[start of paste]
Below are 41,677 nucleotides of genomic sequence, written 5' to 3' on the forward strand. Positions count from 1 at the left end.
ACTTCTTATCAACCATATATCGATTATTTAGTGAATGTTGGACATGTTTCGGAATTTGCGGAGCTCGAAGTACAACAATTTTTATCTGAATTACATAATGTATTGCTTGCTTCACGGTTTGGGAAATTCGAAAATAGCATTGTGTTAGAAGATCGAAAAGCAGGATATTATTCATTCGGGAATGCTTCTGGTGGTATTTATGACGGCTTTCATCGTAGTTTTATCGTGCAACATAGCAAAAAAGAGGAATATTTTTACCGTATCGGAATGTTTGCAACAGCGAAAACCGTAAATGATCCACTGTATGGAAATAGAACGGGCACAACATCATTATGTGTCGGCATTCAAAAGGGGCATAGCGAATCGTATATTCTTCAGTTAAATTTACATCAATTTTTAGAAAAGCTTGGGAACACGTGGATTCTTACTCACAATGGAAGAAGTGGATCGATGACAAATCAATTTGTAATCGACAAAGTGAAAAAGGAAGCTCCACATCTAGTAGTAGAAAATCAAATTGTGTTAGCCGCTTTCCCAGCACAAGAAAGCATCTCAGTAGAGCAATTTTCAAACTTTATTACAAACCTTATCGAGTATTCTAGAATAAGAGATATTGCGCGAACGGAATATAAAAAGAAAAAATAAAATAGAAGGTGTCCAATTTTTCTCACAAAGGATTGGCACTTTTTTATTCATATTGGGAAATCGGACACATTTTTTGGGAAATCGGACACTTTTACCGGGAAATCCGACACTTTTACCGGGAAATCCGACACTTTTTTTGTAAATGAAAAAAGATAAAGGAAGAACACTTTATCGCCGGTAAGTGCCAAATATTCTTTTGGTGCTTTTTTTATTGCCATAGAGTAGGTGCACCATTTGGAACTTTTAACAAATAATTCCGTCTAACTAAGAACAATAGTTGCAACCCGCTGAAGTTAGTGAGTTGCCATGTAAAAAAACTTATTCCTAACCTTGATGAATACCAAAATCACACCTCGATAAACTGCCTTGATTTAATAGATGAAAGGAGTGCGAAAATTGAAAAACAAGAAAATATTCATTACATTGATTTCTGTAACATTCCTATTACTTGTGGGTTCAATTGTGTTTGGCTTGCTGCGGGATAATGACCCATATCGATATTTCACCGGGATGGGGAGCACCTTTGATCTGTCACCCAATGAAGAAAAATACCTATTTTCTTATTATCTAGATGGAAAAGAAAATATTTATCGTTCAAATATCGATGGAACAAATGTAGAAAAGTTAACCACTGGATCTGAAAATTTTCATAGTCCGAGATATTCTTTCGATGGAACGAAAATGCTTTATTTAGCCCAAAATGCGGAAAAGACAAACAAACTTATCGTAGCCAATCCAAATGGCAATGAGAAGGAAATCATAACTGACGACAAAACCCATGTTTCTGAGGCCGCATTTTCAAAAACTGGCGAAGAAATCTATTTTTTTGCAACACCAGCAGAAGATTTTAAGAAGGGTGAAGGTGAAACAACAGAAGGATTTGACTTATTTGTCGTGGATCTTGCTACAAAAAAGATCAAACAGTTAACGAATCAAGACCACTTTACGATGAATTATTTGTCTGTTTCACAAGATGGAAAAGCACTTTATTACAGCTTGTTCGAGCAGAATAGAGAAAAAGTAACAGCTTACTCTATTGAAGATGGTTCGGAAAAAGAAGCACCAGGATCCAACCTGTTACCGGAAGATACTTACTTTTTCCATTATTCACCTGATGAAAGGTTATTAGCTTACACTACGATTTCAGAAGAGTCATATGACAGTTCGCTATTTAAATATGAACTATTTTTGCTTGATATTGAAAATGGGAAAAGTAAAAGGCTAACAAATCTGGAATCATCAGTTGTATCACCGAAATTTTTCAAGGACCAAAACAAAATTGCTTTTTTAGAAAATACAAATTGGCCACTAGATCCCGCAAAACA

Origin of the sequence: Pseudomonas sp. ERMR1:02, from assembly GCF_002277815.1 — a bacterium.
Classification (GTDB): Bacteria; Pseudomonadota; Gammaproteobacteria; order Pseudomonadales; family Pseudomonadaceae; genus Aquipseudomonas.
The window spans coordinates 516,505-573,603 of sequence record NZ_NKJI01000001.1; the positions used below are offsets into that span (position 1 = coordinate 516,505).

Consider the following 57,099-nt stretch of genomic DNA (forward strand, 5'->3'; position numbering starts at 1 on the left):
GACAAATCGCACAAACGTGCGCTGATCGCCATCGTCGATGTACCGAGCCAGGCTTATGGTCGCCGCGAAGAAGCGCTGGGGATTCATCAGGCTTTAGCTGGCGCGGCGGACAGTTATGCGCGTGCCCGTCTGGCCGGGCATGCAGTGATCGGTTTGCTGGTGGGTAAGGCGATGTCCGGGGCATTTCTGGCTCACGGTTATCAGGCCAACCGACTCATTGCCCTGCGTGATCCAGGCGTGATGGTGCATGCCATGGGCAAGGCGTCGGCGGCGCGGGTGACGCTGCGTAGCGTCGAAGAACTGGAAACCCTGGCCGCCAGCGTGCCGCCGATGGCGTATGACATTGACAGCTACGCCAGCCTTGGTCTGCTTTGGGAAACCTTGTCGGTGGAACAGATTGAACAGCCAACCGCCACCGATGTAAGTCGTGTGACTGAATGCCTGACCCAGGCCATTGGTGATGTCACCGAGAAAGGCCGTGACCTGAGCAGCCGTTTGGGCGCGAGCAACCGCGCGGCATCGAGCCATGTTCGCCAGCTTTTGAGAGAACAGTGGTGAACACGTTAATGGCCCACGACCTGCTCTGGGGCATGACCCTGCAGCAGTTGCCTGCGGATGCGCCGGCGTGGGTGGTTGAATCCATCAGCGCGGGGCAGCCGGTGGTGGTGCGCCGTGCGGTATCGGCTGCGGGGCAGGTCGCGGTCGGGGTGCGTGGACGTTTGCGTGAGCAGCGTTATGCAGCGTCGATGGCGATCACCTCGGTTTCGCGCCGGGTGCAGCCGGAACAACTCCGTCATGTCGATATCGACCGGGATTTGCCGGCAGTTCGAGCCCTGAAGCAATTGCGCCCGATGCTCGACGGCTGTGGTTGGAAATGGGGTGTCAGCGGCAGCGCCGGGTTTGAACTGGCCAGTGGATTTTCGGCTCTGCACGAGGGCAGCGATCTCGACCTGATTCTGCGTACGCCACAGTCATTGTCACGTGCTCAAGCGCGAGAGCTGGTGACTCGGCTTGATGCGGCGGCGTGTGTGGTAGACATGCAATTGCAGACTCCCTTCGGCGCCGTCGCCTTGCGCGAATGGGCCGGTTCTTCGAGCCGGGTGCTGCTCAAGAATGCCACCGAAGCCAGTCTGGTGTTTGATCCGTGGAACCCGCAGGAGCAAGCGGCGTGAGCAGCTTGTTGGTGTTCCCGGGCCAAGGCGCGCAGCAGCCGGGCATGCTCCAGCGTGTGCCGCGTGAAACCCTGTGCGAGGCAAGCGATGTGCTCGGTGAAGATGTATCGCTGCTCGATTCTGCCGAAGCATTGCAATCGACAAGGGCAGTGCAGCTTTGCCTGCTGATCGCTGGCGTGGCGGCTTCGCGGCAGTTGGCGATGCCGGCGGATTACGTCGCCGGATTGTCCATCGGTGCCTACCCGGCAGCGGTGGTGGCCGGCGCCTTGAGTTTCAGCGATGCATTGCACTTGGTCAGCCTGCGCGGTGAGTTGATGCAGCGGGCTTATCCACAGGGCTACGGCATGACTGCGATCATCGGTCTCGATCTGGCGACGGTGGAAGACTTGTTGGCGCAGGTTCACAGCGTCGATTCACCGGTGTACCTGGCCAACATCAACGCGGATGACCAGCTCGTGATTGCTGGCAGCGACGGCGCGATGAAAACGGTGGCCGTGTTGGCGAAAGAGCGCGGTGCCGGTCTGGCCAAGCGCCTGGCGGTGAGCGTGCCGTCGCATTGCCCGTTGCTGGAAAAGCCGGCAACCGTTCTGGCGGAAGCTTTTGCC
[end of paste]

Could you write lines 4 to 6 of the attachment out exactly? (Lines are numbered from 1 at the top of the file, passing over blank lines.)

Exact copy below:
Classification (GTDB): Bacteria; Pseudomonadota; Gammaproteobacteria; order Pseudomonadales; family Pseudomonadaceae; genus Aquipseudomonas.
The window spans coordinates 516,505-573,603 of sequence record NZ_NKJI01000001.1; the positions used below are offsets into that span (position 1 = coordinate 516,505).

Consider the following 57,099-nt stretch of genomic DNA (forward strand, 5'->3'; position numbering starts at 1 on the left):